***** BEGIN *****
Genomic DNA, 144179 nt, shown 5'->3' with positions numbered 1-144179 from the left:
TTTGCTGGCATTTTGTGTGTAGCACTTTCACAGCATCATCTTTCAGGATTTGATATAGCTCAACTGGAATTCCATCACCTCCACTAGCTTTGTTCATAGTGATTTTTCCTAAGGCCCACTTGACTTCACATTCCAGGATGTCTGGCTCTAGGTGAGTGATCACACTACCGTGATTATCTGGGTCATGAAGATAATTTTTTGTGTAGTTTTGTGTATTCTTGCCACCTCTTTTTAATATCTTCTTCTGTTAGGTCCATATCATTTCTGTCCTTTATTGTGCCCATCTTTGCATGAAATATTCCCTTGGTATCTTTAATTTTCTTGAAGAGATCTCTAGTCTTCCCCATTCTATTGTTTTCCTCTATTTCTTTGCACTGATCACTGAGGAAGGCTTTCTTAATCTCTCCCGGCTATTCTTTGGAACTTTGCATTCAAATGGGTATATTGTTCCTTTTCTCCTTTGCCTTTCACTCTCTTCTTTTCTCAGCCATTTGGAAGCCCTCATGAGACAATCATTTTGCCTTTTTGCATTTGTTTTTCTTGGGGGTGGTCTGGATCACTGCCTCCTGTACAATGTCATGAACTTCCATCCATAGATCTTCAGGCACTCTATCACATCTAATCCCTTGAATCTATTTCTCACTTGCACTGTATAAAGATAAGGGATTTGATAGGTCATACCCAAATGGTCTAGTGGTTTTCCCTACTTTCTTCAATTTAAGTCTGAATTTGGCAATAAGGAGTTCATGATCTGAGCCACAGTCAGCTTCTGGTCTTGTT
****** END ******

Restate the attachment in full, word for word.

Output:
Genomic DNA, 144179 nt, shown 5'->3' with positions numbered 1-144179 from the left:
TTTGCTGGCATTTTGTGTGTAGCACTTTCACAGCATCATCTTTCAGGATTTGATATAGCTCAACTGGAATTCCATCACCTCCACTAGCTTTGTTCATAGTGATTTTTCCTAAGGCCCACTTGACTTCACATTCCAGGATGTCTGGCTCTAGGTGAGTGATCACACTACCGTGATTATCTGGGTCATGAAGATAATTTTTTGTGTAGTTTTGTGTATTCTTGCCACCTCTTTTTAATATCTTCTTCTGTTAGGTCCATATCATTTCTGTCCTTTATTGTGCCCATCTTTGCATGAAATATTCCCTTGGTATCTTTAATTTTCTTGAAGAGATCTCTAGTCTTCCCCATTCTATTGTTTTCCTCTATTTCTTTGCACTGATCACTGAGGAAGGCTTTCTTAATCTCTCCCGGCTATTCTTTGGAACTTTGCATTCAAATGGGTATATTGTTCCTTTTCTCCTTTGCCTTTCACTCTCTTCTTTTCTCAGCCATTTGGAAGCCCTCATGAGACAATCATTTTGCCTTTTTGCATTTGTTTTTCTTGGGGGTGGTCTGGATCACTGCCTCCTGTACAATGTCATGAACTTCCATCCATAGATCTTCAGGCACTCTATCACATCTAATCCCTTGAATCTATTTCTCACTTGCACTGTATAAAGATAAGGGATTTGATAGGTCATACCCAAATGGTCTAGTGGTTTTCCCTACTTTCTTCAATTTAAGTCTGAATTTGGCAATAAGGAGTTCATGATCTGAGCCACAGTCAGCTTCTGGTCTTGTT